Abstract

We report detailed studies of freely evolving Zeeman coherence (Zeeman quantum beats) observed after optically pumping a gas of Na atoms and suddenly turning off the light field. This Zeeman coherence corresponds to a macroscopic magnetization that precesses in an external magnetic field; it is detected with a cw optical probe beam by using polarization-selective detection of the transmitted light. The amplitude and the phase of the signal show a pronounced variation with laser intensity, laser detuning, and the strength of the magnetic field. This dependence was measured on the 3s2S1/2 ground state of sodium, using the D1 line for optical excitation and detection. The experimental data are compared with theoretical predictions based on a Bloch-type equation of motion for an optically driven spin system in a J = 1/2 ground state.

© 1990 Optical Society of America

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  1. See, e.g., S. Haroche, “Quantum beats and time-resolved fluorescence spectroscopy,” in High Resolution Laser Spectroscopy, K. Shimoda, ed. (Springer-Verlag, 1976), pp. 253–313, and references therein.
    [CrossRef]
  2. M. P. Silverman, S. Haroche, M. Gross, “General theory of laser-induced quantum beats. I. Saturation effects of single laser excitation,” Phys. Rev. A 18, 1507–1516 (1978).
    [CrossRef]
  3. J. Mlynek, W. Lange, “A simple method of observing coherent ground state transients,” Opt. Commun. 30, 337–340 (1979).
    [CrossRef]
  4. R. M. Shelby, A.C. Tropper, R.T. Harley, R. M. Macfarlane, “Measurement of the hyperfine structure of Pr3+:YAG by quantum-beat free induction decay, hole burning, and optically detected nuclear quadrupole resonance,” Opt. Lett. 8, 304–306 (1983).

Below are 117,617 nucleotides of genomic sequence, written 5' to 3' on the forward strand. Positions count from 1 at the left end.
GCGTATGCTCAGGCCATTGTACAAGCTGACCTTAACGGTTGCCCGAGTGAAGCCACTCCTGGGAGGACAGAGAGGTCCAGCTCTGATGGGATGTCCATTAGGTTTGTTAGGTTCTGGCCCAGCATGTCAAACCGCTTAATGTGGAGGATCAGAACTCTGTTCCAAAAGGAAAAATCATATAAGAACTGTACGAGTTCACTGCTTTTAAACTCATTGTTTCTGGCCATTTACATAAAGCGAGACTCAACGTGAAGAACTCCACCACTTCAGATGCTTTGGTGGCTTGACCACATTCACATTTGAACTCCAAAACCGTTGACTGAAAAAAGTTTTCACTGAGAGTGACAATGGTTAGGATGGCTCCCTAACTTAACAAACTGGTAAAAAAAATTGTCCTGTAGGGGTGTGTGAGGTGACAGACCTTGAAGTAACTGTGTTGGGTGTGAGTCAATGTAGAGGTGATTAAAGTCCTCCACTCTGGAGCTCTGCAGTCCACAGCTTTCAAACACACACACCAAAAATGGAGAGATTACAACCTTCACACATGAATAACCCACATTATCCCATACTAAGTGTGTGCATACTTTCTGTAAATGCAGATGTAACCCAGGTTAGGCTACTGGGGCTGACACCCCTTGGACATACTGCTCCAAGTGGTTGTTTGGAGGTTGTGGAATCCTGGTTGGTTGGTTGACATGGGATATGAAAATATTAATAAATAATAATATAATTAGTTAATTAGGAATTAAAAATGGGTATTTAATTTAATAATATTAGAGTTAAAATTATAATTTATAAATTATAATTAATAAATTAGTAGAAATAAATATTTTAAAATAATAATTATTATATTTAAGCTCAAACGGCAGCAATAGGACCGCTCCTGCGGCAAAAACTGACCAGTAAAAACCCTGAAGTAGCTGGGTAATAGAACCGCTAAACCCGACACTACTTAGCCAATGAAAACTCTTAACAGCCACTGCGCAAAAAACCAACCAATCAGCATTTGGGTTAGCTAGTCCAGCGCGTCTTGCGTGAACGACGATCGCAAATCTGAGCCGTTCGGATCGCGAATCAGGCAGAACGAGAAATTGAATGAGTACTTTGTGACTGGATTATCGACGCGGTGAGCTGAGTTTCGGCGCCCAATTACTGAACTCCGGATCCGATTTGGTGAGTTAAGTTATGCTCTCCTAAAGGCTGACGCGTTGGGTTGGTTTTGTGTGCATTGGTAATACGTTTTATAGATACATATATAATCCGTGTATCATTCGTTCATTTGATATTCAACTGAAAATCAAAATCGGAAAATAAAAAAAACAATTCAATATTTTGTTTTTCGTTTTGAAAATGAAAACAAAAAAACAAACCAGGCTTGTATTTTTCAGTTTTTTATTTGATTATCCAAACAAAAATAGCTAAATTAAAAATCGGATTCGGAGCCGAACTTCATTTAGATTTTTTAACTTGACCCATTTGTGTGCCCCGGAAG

[CrossRef] [PubMed]
  5. T. Kohmoto, Y. Fukuda, M. Tanigawa, T. Mishina, T. Hashi, “Quantum beat free induction decay in Tm2+:SrF2:Fourier transform ESR spectroscopy by optical means,” Phys. Rev. B 28, 2869–2872 (1983).
    [CrossRef]
  6. See, e.g., M.S. Feld, M.M. Burns, T.U. Kühl, P.G. Pappas, “Laser-saturation spectroscopy with optical pumpings,” Opt. Lett. 5, 79–81 (1980).
    [CrossRef]
  7. E. L. Hahn, “Nuclear Induction due to free Larmor precession,” Phys. Rev. 77, 297–298 (1950).
    [CrossRef]
  8. For a preliminary report see, e.g., S. Burschka, J. Mlynek, “Optically induced spin transients in the ground state of atomic sodium,” Opt. Commun. 66, 59–64 (1988).
    [CrossRef]
  9. See, e.g., A. Kastler, “Optical methods for studying Hertzian resonances,” Science 158, 214–221 (1967), and references therein.
    [CrossRef] [PubMed]
  10. See, e.g., T. Mishina, Y. Fukuda, T. Hashi, “Optical generation and detection of Δm= 2 Zeeman coherence in the Cs ground state with a diode laser,” Opt. Commun. 66, 25–30 (1988).
    [CrossRef]
  11. F. Mitschke, R. Deserno, W. Lange, J. Mlynek, “Magnetically induced optical self-pulsing in a nonlinear resonator,” Phys. Rev. A 33, 3219–3231 (1986).
    [CrossRef] [PubMed]
  12. D. Suter, M. Rosatzin, J. Mlynek, “Optically driven spin nutations in the ground state of atomic sodium,” Phys. Rev. A 41, 1634–1644 (1990).
    [CrossRef] [PubMed]
  13. C. Cohen-Tannoudji, J. Dupont-Roc, “Experimental study of Zeeman light shifts in weak magnetic fields,” Phys. Rev. A 5, 968–984 (1972).
    [CrossRef]
  14. H. Lundberg, S. Svanberg, “Two quantum beat phenomena observed for magnetically tuned atomic sublevels,” Opt. Commun. 27, 235–238 (1978).
    [CrossRef]
  15. See, e.g., R. R. Ernst, G. Bodenhausen, A. Wokaun, Principles of Nuclear Magnetic Resonance in One and Two Dimensions (Oxford U. Press, Oxford, 1987), pp. 119 ff.